There's A Light

There's a lamp in my bedroom that has a faintly illuminated "on" switch that can't be seen in the light of day.  But when the room is in darkness, what was a faint light by day, creates a glow that bathes an entire wall.  

I've read that one of the many factors that need to be considered for a good night's sleep is the absence of artificial light like my lamp.  Apparently, even if you are asleep, your body "knows" that there's light shining, and won't fully slip into deep rest.  

This got me thinking about light and darkness, and how we perceive both in the world around us.  

Fr. Richard Rohr has written extensively about the fact that even when we are peering into what appears to us to be total darkness, it isn't.  

You see, all around us in the darkness, there are subatomic particles known as neutrinos that are zipping about---by-products of atomic reactions, traveling at near light speed.  

And these neutrinos emit light that we can't perceive with the naked eye---but it is there nonetheless, and at some level, we know this, even if we can't "see" it.  

I  read this amazing quote from Anthony de Mello the other day, and I had to write it down.  He was reflecting on John 1 where the Gospel writer wrote about the coming of Jesus, whom he called "The Word."   

This passage speaks of the nearness of God to us through the incarnation of the eternal, universal Christ in Jesus of Nazareth.  According to John's Gospel, the Christ (the second "person" of the Trinity, the Messiah), is the very blueprint that exists within every aspect of Creation.  

The author of John's Gospel states that "the light shines in the darkness, and the darkness could not overcome the light."  I have always loved that passage, but it takes on new meaning when you read de Mello's quote:  
Look steadily at the darkness.  It won’t be long before you see the light.  Gaze at things.  It won’t be long before you see the Word. 
In other words, no matter how dark you think it is---there is light shining.  No matter how much you think the darkness is winning---the light of Christ is dispelling it even if you can't perceive it.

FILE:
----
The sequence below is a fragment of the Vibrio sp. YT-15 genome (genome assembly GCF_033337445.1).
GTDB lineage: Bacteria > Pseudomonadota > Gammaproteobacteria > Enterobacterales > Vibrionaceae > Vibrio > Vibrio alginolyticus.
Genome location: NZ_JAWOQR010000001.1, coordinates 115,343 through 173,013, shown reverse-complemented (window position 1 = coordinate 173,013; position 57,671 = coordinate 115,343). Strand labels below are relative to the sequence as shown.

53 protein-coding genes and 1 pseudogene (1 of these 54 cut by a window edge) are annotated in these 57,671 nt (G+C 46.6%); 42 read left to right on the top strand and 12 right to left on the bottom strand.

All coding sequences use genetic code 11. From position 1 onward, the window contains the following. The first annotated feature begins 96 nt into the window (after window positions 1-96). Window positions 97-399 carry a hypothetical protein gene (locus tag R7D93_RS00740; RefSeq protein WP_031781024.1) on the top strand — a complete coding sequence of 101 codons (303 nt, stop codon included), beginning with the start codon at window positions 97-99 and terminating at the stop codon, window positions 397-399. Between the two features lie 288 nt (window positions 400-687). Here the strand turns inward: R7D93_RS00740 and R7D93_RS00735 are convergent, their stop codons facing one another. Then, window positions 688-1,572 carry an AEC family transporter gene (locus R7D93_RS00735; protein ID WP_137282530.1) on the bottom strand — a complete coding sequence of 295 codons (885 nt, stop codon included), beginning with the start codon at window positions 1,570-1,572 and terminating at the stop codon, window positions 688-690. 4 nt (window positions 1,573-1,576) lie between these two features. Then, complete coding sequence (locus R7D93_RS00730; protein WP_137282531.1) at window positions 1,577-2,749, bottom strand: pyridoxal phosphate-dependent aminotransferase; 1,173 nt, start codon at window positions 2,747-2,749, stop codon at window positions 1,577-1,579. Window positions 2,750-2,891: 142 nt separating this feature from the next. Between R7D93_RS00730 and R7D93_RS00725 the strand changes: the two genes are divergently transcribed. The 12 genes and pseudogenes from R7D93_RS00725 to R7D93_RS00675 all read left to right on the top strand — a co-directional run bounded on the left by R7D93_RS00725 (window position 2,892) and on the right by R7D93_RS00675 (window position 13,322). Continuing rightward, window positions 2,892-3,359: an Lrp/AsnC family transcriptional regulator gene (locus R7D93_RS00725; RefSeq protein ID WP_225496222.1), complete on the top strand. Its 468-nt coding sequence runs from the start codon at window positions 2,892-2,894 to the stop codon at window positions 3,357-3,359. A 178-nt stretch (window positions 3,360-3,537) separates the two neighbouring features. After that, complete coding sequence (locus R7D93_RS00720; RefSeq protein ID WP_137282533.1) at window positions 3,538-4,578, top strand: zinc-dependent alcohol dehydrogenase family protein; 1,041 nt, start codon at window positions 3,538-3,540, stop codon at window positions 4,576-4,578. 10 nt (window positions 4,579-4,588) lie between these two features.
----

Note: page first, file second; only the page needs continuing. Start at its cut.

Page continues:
No matter how far away God might feel in your moments of despair, God "in Christ" is close. And sometimes, it's hard to truly see the things that are the closest to you... especially if you feel like you can't see the light.  

The German poet and philosopher Friedrich Holderlin once wrote that God is difficult to grasp not because God is so distant from us human beings, but rather because God is near.  

So what do we do with this?  There's a simple response, but the actual answer is much more challenging to hold on to.  

First, we need to be willing to look "steadily" into the darkness, which means that we can't be afraid to gaze upon the uncertainty, pain, and emptiness that might surround us.  

Ignoring it isn't helpful.  Running away from it isn't either.  Denying it is even worse.  We see this happening right now in the highest levels of our government, in churches and throughout our society.  We need to have the courage to face the darkness. 

It won't be long then before we begin to see signs of light.  It can't be kept from us forever if we are willing and patient to wait for it.  Christ is there in the darkness shining the light of love constantly, fervently, eternally.  

We can take comfort in knowing that the darkness doesn't get to win.  It can't overcome the light no matter what we think we see.  

May this bring you hope and peace.  And may the grace and peace of our Lord Jesus Christ be with you now and always. Amen.  


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